Planning accelerates for Missouri hyperloop route
COLUMBIA- Missouri is back in the running for the Hyperloop, a proposed high-speed, high-tech route that would connect Kansas City, Columbia and St. Louis.
The hyperloop would make it possible for passengers to cross the state in the time it takes to watch a single half-hour episode of their favorite Netflix series.
This week, the Missouri Hyperloop Coalition announced the launch of a feasibility study to determine the potential for bringing a hyperloop to the state. The coalition is a public-private partnership between technology companies, engineering firms, the UM System, MoDOT and regional development organizations.
Engineering firm Black and Veatch, along with other members of the coalition, will conduct the feasibility study. It will look at the possible economic effects of a hyperloop route in the state, as well as construction costs, project timelines, and funding ideas.
However, the formation of the coalition and the initiation of the feasibility study led the company to revisit Missouri as a possible site of the world's first commercial hyperloop.
Current concepts of the hyperloop look like futuristic subway systems, where travelers zip along in capsule-like pods at speeds of up to 700 miles per hour through low-pressure tubes.
The Missouri Hyperloop Coalition's proposed route runs along the current I-70 corridor.
Bill Turpin, president of the Missouri Innovation Center, said the corridor is an attractive pilot location for a hyperloop system.
"If you look at the birthplace of the interstate highway, it was right here in Missouri. We have this stretch of I-70 that's pretty straight and fairly level, and a lot of the right-of-way is already owned by the state," Turpin said.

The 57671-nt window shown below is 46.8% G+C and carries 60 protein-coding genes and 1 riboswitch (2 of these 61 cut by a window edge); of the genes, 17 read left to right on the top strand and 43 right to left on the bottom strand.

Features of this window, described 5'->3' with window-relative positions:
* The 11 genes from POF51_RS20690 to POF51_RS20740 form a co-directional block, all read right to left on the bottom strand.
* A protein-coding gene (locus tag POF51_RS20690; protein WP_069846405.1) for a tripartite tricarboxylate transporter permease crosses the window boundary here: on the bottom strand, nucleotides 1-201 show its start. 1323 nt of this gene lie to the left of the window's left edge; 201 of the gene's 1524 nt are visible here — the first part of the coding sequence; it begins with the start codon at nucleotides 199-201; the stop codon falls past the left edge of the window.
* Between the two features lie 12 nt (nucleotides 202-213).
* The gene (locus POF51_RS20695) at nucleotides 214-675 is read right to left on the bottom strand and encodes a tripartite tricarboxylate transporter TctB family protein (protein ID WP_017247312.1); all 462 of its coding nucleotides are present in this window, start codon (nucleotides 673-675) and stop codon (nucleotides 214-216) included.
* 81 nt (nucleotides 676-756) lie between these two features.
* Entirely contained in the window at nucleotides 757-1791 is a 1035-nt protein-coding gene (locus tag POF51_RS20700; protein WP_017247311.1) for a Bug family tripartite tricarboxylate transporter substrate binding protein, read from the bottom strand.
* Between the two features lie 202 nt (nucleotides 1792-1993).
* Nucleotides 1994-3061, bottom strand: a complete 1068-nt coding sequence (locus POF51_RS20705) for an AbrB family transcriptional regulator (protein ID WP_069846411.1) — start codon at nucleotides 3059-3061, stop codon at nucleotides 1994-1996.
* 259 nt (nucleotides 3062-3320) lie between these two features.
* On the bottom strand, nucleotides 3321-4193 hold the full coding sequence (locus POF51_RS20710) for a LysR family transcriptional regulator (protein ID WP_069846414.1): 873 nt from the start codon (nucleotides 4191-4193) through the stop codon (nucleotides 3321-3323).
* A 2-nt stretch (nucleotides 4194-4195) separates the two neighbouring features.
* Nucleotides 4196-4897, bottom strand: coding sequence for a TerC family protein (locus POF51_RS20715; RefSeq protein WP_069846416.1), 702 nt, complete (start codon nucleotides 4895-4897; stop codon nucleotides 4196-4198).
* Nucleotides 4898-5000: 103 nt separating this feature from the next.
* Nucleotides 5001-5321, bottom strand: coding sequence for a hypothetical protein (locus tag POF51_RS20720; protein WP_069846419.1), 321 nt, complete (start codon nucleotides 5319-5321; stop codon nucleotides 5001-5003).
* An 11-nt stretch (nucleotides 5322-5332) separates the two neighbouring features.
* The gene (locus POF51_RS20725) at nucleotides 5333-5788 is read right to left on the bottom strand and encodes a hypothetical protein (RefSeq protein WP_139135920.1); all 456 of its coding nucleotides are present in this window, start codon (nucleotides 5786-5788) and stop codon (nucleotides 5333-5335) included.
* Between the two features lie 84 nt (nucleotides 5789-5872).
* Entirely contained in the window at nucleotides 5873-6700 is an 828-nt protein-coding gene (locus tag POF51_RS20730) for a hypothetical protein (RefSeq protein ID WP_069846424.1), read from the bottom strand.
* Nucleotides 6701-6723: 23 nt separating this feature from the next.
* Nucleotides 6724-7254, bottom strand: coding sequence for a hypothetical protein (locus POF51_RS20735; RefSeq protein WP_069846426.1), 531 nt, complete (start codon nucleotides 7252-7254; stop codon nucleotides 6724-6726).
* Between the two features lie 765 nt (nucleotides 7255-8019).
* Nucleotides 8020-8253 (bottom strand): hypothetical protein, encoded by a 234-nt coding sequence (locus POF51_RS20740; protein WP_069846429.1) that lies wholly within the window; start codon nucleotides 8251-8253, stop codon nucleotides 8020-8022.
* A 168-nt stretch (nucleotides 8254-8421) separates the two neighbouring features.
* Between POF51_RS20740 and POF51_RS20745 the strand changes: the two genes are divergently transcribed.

Spanning nearly 250 miles, the trip from Kansas City to St. Louis would normally take just under 4 hours via I-70. With the hyperloop, that trip would take a mere 30 minutes.
According to MoDOT, I-70 was designed to carry 12,000 to 18,000 vehicles per day. Today, the highway carries about 30,000 vehicles each day, with nearly one-third of them being freight trucks.
Larry Bickford, a businessman driving through Columbia on his way from Indiana to Kansas City on Wednesday, said he's noticed traffic getting worse on the interstate in recent years.
"You don't worry so much about the traffic, but it just makes it that much more dangerous," Bickford said.
To Bickford, the concept of a hyperloop "makes sense." He said the hyperloop might help alleviate traffic on the interstate, keeping the roads safer and less congested for people passing through.
Turpin said the hyperloop feasibility study will be privately funded and should be completed in seven to nine months. Virgin Hyperloop One could determine its top three potential building sites, based on submitted regional feasibility studies, by 2019.